Oedipus Rex does not deserve our pity

In his Poetics, Aristotle explains that the ideal tragedy requires a conclusion that evokes a cathartic response. Aristotle argues that in the face of a successful tragedy, an audience
“who hears the tale told will thrill with horror and melt to pity at what takes place. This is the impression we should receive from hearing the story of the Oedipus”
For this to be true, Sophocles would require an audience to feel extreme pity at the tragic downfall of the titular character. Oedipus’ character exemplifies a heroic king during the opening scenes, a necessity if an audience is to find him worthy of pity after his tragic downfall. He seems to be imbued with intelligence beyond that of regular Thebans, and is respected universally amongst his subjects. In the opening stage directions, part of this is made clear,
“A delegation of Thebans… carry suppliant boughs… From inside the palace, limping, OEDIPUS comes through the palace doors and stands at the top of the steps…He is dressed in gold and wears a golden crown.”
The use of costuming and proxemics puts Oedipus not only at the center of the stage, but also immediately reveals him to be of supreme importance and authority. Not only does he have power, but Oedipus reveals in his opening dialogue with the Priest that he empathetic and caring for his people, asking the man at his feet,
“Why are you kneeling? Are you afraid, old man? What can I give you? How can I Help? Ask. Ask me anything. Anything at all. My Heart would be a stone if I felt no pity or these poor shattered people of mine.”
Oedipus is built up in his regal authority and intuitive reasoning, developing him- Aristotle would claim- as the ideal tragic hero.

The argument that Oedipus exemplifies tragic heroism does not reflect the true nature of Oedipus’ character. Oedipus is less a ‘tragic hero’, and more a deeply flawed individual, overpowered by hubris and anger, undeserving of pity or respect. To prove this, it must be made clear that Oedipus’ character is dominated by vice.

Oedipus Tyrannous does not have enough redeeming character traits to be pitied. This is revealed through his hubris (excessive pride), unchecked anger, and irrationality. During his opening monologue, he exclaims “everybody everywhere knows who I am: Oedipus, King.” This is necessarily a problematic claim. Either it is factually accurate, and is thus superfluous (footnote 1), or is untrue, and thus Oedipus is overstating his worth- but in either sense it is egotistical and arrogant. This hubristic statement foreshadows Oedipus’ hamartia, and his continued self-aggrandisement becomes quickly tiresome. An audience can’t feel pity for a character with such grandiose opinions of his own abilities. Oedipus also repeatedly succumbs to a hot temper. In his analeptic description of killing Laius, he concedes that he failed to manage his fury;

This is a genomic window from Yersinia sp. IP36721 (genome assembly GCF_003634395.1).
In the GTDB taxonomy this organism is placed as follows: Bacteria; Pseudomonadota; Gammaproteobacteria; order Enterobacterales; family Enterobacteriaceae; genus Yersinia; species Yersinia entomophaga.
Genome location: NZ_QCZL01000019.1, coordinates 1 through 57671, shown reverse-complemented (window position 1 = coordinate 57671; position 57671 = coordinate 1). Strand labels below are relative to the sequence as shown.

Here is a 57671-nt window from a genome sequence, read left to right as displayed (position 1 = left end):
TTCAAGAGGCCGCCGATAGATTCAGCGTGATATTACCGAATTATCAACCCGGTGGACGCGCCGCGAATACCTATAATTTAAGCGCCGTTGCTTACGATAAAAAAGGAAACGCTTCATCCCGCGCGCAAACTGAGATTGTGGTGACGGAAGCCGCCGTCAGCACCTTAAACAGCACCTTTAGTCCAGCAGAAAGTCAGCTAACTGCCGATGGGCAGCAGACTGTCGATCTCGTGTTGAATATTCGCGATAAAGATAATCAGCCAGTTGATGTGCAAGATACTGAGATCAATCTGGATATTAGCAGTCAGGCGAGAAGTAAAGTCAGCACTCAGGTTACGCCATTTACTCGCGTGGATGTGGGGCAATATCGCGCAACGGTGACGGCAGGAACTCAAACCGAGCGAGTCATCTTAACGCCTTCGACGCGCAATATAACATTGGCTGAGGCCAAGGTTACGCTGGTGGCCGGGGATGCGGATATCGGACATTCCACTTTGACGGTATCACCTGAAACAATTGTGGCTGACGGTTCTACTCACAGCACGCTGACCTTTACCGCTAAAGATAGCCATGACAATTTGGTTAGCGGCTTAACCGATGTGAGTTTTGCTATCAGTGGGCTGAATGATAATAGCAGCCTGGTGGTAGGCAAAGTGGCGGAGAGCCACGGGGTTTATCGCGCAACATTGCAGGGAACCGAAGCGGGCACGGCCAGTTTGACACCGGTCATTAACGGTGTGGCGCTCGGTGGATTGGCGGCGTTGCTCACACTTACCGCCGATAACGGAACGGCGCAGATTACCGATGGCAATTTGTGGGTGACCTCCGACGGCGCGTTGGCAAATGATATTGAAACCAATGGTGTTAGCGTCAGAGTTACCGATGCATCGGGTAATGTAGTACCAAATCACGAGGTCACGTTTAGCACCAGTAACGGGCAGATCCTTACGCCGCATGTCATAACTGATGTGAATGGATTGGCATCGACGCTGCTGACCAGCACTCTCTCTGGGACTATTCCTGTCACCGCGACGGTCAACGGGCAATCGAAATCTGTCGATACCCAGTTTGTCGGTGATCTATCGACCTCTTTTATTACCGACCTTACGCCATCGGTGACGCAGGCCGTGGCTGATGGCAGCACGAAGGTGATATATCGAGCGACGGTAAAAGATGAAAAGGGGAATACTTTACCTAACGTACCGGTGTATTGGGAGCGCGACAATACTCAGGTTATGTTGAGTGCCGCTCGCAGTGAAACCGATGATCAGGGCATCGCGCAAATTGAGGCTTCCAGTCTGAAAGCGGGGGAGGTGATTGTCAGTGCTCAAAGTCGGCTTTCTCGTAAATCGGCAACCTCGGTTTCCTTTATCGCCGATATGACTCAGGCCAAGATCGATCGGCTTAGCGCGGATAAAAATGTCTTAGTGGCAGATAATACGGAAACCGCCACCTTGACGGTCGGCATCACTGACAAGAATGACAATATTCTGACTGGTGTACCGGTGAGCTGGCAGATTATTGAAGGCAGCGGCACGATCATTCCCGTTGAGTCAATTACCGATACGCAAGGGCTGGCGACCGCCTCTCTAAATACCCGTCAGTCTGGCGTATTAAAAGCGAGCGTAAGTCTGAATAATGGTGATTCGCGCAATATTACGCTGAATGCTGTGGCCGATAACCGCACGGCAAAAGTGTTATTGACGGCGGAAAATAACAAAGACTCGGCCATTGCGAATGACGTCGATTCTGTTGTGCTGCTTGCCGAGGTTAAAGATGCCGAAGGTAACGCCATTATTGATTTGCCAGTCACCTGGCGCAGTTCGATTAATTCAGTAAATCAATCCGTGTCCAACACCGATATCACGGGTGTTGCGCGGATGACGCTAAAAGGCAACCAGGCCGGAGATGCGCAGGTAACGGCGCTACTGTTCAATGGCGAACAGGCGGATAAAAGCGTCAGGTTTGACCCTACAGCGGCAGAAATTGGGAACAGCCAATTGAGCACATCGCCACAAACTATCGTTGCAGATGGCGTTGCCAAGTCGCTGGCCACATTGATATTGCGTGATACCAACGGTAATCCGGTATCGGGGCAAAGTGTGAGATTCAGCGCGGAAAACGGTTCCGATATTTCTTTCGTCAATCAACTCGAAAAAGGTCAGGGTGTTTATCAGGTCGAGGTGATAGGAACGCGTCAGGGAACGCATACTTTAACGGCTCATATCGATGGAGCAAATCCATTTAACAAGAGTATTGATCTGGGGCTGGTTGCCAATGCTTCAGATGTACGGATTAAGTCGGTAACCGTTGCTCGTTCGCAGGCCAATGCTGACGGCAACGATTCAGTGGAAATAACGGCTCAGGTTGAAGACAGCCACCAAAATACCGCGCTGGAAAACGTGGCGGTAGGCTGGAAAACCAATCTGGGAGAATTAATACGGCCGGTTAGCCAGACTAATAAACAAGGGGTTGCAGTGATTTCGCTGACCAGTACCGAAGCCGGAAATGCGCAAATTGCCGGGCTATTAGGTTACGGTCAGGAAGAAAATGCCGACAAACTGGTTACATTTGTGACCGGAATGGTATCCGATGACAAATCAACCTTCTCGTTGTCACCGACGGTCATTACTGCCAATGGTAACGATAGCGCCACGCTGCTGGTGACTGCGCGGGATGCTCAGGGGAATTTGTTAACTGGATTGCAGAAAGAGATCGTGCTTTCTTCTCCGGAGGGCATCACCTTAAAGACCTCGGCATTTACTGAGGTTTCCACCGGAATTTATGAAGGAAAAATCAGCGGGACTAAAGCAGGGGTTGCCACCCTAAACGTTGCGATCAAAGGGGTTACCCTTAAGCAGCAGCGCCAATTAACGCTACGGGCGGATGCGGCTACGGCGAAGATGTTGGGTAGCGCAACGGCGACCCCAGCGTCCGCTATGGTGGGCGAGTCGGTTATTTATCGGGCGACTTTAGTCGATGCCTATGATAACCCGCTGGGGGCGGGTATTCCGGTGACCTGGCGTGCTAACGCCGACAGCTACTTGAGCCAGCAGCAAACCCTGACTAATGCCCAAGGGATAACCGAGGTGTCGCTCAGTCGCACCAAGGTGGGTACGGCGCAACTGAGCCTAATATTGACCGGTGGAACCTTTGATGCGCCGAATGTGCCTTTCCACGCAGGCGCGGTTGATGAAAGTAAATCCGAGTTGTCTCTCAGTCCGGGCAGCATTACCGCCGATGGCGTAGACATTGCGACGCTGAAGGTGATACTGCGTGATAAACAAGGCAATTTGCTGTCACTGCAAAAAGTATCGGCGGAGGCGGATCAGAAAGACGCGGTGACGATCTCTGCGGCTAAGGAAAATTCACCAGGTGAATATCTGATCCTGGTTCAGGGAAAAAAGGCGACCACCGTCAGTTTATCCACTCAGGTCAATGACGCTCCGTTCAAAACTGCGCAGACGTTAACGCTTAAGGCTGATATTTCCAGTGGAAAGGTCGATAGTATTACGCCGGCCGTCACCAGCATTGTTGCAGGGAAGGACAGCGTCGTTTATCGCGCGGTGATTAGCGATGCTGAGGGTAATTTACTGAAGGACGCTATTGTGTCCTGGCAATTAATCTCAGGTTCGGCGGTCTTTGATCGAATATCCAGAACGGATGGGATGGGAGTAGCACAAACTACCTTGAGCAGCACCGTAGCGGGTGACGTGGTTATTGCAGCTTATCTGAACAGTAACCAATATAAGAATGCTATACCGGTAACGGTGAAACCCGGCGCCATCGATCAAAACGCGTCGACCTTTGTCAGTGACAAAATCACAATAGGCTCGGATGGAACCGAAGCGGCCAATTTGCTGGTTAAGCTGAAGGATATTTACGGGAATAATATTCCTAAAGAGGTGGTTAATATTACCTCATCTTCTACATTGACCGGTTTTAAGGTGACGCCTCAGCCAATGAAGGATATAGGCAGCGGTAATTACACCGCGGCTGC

“the old man himself wanted to thrust me out of the road by force. I became angry and struck the coachman who was pushing me…as I passed he [the old man] struck me from his carriage, full on the head with his two pointed goad…And then I killed them all.”
To have such limited respect for human life is an indictment on Oedipus’ character. To have murdered over such a small offence is entirely unreasonable, and reveals how ill-tempered he truly is. Oedipus continues to reveal his vices in his consistent unfounded blaming of various innocent characters. Having been told that he murdered Laius by Tiresias, he accuses Creon of an attempted coup;
“Creon, the soul of trust, my loyal friend from the start steals against me… so hungry to overthrow me he sets this wizard on me, this scheming quack, this fortune-teller peddling lies, eyes peeled for his own profit–seer blind in his craft!”(footnote 2)
This furious response is not only illogical, as argued by Creon (footnote 3), but also impious. Tiresias is a respected seer; never condemned by the chorus (footnote 4), and is purported to channel the words of the Gods through bird-lore. For Oedipus to claim that he is ‘blind in his craft’ is cruel, but more importantly for a 5th Century Greek audience, irreverent. Given his myriad character flaws and offensive behaviours, Oedipus is not a tragic hero and does not evoke any pity.

(1) Superfluous because, if it is true, then to exclaim it is not necessary
(2) This quote isn’t from our text, just a version I found online… I will buy the actual translation and substitute in the relevant quote
(3) Creon’s logic is as follows (written from his perspective); I am the brother of the queen, and thus have power, wealth, and authority. I don’t have to make hard decisions like Oedipus, as king, and thus I have all the benefits of being king without the stress and worry. To excite a coup against the King would be illogical.
(4) The moral guide in Greek theatre

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